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Chicago Symphony Chorus glories in Brahms’ ‘German Requiem’ under van Zweden’s baton

Submitted by on Nov 13, 2016 – 11:10 pm

Baritone Michael Nagy was the voice of Everyman in Brahms' 'German Requiem' conducted by Jaap van Zweden. (Todd Rosenberg)

Review: Chicago Symphony Orchestra and Chorus conducted by Jaap van Zweden; soprano Christiane Karg, baritone Michael Nagy. 
By Lawrence B. Johnson

Brahms’ “German Requiem” is a gentle monument, expressive in equal parts of humility, reassurance and peace. Such were the components of a radiant performance by the Chicago Symphony Orchestra and Chorus, with soprano Christiane Karg and baritone Michael Nagy, conducted by Jaap van Zweden on Nov. 11 at Orchestra Hall.

The CSO Chorus, prepared by Duain Wolfe, sang in clear, expressive German. (Todd Rosenberg)

Technically, one could even say spiritually, what Brahms wrought in this work isn’t a requiem at all – except in the generic sense of the word. It is neither a Roman Catholic mass nor a formal ritual for the dead. Brahms called it a German requiem because he drew his text from Protestant scripture; he might have called it a folk requiem. And it is very much a hymn of grace and perspective for those who have lost a loved one: the mournful living.

Important as the two solo voices are, the greater weight of the “German Requiem” rests with the chorus, which begins and ends the work and indeed frames its spiritual essence in the second of the requiem’s seven movements — the spacious and splendorous canticle “Denn alles Fleisch es ist wie Gras” (For all flesh is as grass). This single complex episode also defined both the exquisite achievement of the CSO Chorus and the commanding and empathic musical direction that van Zweden provided throughout.

To say this chorus, meticulously prepared by Duain Wolfe, sang in German would be a woefully inadequate observation. The choristers sang in precisely intelligible German that matched their nuanced inflection and finely terraced dynamics on the musical side. One moment, the choral sound sparkled in the soft caress of a lullaby, only to surge the next instant with hair-raising power.

Soprano Christiane Karg and the CSO Chorus conveyed a message of comfort. (Todd Rosenberg)

As we come into the season of Handel’s great oratorio that begins with the invocation, “Comfort ye, my people,” so the CSO Chorus evoked just that strain of assurance at the close of the “German Requiem” with the ethereal phrases of “Selig sind die Toten, die in dem Herren sterben” (Blessed are the dead who die in the Lord). This sizable ensemble sang with the personal warmth of a chamber ensemble.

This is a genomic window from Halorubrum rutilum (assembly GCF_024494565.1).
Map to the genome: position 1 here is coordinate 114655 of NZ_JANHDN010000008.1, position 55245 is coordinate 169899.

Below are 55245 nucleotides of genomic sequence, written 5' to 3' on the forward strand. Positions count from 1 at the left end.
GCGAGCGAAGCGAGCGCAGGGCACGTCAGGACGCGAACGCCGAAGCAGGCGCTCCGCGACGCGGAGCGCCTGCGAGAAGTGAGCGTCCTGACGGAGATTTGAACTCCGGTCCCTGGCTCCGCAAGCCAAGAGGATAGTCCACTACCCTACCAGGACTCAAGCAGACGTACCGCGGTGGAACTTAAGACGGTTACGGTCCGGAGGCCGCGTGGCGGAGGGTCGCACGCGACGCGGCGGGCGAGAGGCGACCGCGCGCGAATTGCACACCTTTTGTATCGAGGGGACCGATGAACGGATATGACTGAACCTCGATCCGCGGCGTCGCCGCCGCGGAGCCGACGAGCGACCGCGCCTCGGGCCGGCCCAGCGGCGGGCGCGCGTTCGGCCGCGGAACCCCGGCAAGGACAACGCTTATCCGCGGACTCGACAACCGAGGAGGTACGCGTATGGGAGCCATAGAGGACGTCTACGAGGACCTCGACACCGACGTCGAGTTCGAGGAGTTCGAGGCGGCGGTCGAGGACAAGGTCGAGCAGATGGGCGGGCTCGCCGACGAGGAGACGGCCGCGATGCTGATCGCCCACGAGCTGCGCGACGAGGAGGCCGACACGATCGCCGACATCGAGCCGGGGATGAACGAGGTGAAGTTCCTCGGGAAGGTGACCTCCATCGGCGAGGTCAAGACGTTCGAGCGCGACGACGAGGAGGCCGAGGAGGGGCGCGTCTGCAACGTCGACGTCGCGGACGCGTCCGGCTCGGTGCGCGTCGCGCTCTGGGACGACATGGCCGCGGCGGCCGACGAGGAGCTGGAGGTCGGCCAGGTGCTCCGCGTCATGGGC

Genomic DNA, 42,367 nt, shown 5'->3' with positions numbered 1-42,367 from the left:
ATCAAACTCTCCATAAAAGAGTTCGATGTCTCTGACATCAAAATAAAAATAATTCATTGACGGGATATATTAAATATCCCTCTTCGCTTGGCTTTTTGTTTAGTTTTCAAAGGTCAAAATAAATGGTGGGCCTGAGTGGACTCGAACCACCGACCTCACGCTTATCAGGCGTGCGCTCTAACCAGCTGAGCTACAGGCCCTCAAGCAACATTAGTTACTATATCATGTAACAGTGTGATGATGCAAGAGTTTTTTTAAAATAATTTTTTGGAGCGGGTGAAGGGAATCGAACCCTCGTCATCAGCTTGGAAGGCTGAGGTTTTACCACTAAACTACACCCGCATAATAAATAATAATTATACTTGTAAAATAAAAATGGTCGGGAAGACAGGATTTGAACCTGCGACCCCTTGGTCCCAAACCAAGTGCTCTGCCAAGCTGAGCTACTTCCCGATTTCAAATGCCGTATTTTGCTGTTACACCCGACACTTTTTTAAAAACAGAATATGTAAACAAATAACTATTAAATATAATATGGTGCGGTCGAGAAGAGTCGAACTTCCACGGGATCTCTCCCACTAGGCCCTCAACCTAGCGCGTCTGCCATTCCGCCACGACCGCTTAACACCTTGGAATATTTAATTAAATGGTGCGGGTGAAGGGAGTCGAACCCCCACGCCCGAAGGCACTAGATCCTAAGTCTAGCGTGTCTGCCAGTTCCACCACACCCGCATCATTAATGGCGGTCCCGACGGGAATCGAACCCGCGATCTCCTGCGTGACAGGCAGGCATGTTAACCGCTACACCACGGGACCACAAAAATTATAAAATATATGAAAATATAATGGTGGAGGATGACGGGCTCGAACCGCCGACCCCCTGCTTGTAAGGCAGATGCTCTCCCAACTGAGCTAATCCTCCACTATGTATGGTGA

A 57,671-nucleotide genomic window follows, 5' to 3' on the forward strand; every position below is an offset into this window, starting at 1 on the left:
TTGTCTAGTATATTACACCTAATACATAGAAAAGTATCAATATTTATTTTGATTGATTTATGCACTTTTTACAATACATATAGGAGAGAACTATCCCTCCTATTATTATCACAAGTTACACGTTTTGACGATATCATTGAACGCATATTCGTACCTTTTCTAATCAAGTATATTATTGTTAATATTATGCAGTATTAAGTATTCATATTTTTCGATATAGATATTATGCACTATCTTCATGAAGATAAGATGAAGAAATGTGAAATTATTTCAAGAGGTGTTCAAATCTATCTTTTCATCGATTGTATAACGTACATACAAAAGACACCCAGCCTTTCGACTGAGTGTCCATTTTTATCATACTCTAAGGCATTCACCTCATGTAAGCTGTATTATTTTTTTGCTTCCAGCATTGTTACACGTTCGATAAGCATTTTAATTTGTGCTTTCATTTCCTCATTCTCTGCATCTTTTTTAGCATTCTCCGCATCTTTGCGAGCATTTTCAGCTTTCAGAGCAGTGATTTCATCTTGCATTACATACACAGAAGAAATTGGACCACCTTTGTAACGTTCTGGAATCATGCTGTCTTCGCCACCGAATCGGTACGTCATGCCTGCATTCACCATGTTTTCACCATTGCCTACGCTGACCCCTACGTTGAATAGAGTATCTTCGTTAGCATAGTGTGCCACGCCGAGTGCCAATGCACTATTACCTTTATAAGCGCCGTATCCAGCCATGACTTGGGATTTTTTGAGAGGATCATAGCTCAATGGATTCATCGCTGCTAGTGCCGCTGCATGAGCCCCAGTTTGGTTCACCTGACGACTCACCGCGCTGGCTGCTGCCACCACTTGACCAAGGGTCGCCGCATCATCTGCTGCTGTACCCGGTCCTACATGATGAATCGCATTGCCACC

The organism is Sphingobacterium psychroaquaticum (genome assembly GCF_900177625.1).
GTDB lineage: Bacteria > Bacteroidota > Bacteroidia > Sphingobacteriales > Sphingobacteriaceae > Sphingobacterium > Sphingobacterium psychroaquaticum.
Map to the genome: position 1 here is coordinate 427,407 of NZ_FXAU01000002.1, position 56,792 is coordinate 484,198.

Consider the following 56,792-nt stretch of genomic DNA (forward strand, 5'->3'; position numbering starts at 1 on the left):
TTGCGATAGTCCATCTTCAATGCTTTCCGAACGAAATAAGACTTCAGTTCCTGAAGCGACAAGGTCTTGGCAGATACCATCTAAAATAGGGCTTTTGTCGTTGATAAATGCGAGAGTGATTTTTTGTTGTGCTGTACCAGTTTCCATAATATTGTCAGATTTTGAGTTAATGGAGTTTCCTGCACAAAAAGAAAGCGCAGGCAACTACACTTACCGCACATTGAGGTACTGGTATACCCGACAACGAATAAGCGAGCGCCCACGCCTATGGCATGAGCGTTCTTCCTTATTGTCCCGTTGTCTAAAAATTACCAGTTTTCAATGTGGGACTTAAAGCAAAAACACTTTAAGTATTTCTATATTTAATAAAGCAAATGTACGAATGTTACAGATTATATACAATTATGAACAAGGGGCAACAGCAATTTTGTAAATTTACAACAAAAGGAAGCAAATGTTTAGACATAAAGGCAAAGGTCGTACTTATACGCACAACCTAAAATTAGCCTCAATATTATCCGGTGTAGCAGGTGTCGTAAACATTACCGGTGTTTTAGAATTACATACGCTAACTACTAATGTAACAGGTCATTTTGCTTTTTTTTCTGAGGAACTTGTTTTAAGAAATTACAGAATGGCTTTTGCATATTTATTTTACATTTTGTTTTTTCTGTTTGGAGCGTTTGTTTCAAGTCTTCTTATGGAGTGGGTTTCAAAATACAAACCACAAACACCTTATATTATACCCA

That said, in the two soloists, but especially in the baritone, Brahms also gives specific voice to Everyman. Nagy’s dark, strong voice conveyed on clarion notes the message of “Herr, lehre doch mich, dass ein Ende mit mir haben muss” (Lord, let me know that I must have an end). Yet no less fetching vocally was the alliance of Karg and chorus in the fifth movement, which begins “Ihr habt nun Traurigkeit” (You now have sorrow) and, almost as a tender aside, offers the pledge, “Ich will euch trösten, wie einen seine Mutter tröstet” (I will comfort you as one whom a mother comforts).

From the CSO, van Zweden – music director-designate of the New York Philharmonic – drew ardent, pliant playing that generated a dark brilliance in the low strings, the bedrock upon which Brahms founded his earthly requiem.

(Note to opera buffs: Christiane Karg returns to Chicago in December to star as Pamina in the Lyric Opera production of Mozart’s “The Magic Flute,” which opens an 11-performance run Dec. 10.)

What a far cry from this beautiful “German Requiem” was van Zweden’s almost brutal assault on Wagner in the concert’s first half. The companion choice for Brahms was inspired: the Prelude and Liebestod from “Tristan und Isolde.” The performance was anything but. The CSO strings, which have sounded angelic week after week this autumn season, took quite a fall here. The playing was rough, the phrasing shapeless. I can’t recall a comparable plunge by this fabulous string choir in the last decade. From an ensemble molded by one of the world’s great opera conductors, van Zweden elicited nothing that would even have passed for acceptable in a major opera house.

The maestro managed a better result in the concert opener, on another good idea: Mozart’s rarely encountered little jewel, the “Masonic Funeral Music.” To Mozart’s lyric solemnity, conductor and orchestra brought both gravity and luster. Alone, without the Wagner and without an intermission, this might have afforded a perfect setup for the magnificent “German Requiem” to come.

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